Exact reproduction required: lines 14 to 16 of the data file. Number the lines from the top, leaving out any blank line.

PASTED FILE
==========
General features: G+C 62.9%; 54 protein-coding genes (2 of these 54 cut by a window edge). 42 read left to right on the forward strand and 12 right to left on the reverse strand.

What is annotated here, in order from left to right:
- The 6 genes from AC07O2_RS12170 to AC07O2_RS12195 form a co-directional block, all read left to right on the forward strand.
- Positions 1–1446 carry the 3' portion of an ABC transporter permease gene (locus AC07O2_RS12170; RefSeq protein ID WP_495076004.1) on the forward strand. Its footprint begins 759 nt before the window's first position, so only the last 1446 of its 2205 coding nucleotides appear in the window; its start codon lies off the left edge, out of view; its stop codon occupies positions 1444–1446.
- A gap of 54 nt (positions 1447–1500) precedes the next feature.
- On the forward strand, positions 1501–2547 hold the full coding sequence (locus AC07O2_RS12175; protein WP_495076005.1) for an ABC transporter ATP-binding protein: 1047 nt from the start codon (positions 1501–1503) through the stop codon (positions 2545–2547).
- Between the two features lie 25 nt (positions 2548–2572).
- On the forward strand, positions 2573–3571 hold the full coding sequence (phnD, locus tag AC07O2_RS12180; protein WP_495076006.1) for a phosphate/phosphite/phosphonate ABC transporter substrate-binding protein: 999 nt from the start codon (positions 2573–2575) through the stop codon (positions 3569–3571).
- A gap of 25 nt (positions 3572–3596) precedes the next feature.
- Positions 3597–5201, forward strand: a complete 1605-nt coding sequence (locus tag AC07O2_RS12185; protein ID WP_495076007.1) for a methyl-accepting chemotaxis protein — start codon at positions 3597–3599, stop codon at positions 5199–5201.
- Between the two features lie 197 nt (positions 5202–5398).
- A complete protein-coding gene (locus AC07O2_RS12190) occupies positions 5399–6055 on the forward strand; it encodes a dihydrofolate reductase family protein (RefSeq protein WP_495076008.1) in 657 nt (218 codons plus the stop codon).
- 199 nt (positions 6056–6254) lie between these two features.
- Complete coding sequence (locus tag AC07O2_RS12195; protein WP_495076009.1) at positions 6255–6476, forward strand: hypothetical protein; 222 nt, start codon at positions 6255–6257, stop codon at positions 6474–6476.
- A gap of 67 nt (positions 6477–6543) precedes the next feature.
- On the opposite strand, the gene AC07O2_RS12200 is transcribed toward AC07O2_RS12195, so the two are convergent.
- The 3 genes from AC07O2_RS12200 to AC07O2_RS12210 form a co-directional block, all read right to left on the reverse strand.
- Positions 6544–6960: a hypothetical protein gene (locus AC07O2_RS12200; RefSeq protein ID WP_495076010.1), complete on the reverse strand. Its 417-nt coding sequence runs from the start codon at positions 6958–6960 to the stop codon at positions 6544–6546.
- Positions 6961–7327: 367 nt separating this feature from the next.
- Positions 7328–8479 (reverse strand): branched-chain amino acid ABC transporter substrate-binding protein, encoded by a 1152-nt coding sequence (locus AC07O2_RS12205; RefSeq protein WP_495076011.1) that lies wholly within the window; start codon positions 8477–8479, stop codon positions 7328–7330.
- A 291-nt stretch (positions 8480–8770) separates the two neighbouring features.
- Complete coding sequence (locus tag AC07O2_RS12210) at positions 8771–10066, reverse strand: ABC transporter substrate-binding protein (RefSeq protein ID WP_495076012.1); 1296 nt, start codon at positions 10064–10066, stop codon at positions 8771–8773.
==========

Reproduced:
- Complete coding sequence (locus tag AC07O2_RS12195; protein WP_495076009.1) at positions 6255–6476, forward strand: hypothetical protein; 222 nt, start codon at positions 6255–6257, stop codon at positions 6474–6476.
- A gap of 67 nt (positions 6477–6543) precedes the next feature.
- On the opposite strand, the gene AC07O2_RS12200 is transcribed toward AC07O2_RS12195, so the two are convergent.